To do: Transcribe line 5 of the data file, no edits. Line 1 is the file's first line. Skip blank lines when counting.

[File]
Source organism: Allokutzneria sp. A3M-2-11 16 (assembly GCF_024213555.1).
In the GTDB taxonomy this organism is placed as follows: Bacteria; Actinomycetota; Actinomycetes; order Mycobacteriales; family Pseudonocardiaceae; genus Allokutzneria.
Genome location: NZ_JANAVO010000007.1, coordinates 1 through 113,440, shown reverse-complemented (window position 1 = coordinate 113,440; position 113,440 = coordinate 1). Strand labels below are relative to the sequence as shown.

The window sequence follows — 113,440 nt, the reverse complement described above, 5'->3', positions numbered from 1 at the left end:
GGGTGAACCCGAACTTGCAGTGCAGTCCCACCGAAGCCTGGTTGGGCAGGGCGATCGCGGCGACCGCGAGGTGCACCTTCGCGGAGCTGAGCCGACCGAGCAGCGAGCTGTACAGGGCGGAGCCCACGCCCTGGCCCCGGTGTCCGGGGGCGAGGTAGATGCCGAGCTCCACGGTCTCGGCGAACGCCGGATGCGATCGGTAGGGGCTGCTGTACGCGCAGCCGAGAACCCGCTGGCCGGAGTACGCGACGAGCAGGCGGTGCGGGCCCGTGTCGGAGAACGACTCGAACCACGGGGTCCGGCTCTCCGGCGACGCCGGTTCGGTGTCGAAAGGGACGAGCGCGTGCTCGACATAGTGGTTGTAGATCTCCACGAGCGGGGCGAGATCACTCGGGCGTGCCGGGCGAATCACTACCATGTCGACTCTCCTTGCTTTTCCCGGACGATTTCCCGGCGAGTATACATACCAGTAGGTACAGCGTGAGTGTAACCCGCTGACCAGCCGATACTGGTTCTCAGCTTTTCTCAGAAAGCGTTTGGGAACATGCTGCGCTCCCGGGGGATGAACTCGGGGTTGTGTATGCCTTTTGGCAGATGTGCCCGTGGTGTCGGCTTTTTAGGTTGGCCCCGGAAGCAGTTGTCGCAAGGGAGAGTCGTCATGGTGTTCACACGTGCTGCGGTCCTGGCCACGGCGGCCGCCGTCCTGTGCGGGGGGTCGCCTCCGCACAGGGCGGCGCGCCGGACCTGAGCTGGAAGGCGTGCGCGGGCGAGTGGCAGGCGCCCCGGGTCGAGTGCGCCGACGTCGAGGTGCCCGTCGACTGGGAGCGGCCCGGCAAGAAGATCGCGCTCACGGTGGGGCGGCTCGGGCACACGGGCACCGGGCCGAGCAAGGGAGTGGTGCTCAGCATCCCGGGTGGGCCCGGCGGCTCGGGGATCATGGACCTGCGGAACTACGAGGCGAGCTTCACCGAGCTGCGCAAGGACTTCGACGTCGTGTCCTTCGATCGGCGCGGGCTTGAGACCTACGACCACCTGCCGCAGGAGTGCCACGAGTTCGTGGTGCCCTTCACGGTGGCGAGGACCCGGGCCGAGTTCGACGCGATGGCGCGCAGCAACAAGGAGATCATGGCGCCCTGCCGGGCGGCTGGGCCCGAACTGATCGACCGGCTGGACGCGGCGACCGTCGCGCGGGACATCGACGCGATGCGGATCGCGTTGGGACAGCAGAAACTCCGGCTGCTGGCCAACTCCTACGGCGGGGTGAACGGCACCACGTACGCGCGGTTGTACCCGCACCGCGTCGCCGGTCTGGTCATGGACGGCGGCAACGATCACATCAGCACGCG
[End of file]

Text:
GGGTGAACCCGAACTTGCAGTGCAGTCCCACCGAAGCCTGGTTGGGCAGGGCGATCGCGGCGACCGCGAGGTGCACCTTCGCGGAGCTGAGCCGACCGAGCAGCGAGCTGTACAGGGCGGAGCCCACGCCCTGGCCCCGGTGTCCGGGGGCGAGGTAGATGCCGAGCTCCACGGTCTCGGCGAACGCCGGATGCGATCGGTAGGGGCTGCTGTACGCGCAGCCGAGAACCCGCTGGCCGGAGTACGCGACGAGCAGGCGGTGCGGGCCCGTGTCGGAGAACGACTCGAACCACGGGGTCCGGCTCTCCGGCGACGCCGGTTCGGTGTCGAAAGGGACGAGCGCGTGCTCGACATAGTGGTTGTAGATCTCCACGAGCGGGGCGAGATCACTCGGGCGTGCCGGGCGAATCACTACCATGTCGACTCTCCTTGCTTTTCCCGGACGATTTCCCGGCGAGTATACATACCAGTAGGTACAGCGTGAGTGTAACCCGCTGACCAGCCGATACTGGTTCTCAGCTTTTCTCAGAAAGCGTTTGGGAACATGCTGCGCTCCCGGGGGATGAACTCGGGGTTGTGTATGCCTTTTGGCAGATGTGCCCGTGGTGTCGGCTTTTTAGGTTGGCCCCGGAAGCAGTTGTCGCAAGGGAGAGTCGTCATGGTGTTCACACGTGCTGCGGTCCTGGCCACGGCGGCCGCCGTCCTGTGCGGGGGGTCGCCTCCGCACAGGGCGGCGCGCCGGACCTGAGCTGGAAGGCGTGCGCGGGCGAGTGGCAGGCGCCCCGGGTCGAGTGCGCCGACGTCGAGGTGCCCGTCGACTGGGAGCGGCCCGGCAAGAAGATCGCGCTCACGGTGGGGCGGCTCGGGCACACGGGCACCGGGCCGAGCAAGGGAGTGGTGCTCAGCATCCCGGGTGGGCCCGGCGGCTCGGGGATCATGGACCTGCGGAACTACGAGGCGAGCTTCACCGAGCTGCGCAAGGACTTCGACGTCGTGTCCTTCGATCGGCGCGGGCTTGAGACCTACGACCACCTGCCGCAGGAGTGCCACGAGTTCGTGGTGCCCTTCACGGTGGCGAGGACCCGGGCCGAGTTCGACGCGATGGCGCGCAGCAACAAGGAGATCATGGCGCCCTGCCGGGCGGCTGGGCCCGAACTGATCGACCGGCTGGACGCGGCGACCGTCGCGCGGGACATCGACGCGATGCGGATCGCGTTGGGACAGCAGAAACTCCGGCTGCTGGCCAACTCCTACGGCGGGGTGAACGGCACCACGTACGCGCGGTTGTACCCGCACCGCGTCGCCGGTCTGGTCATGGACGGCGGCAACGATCACATCAGCACGCG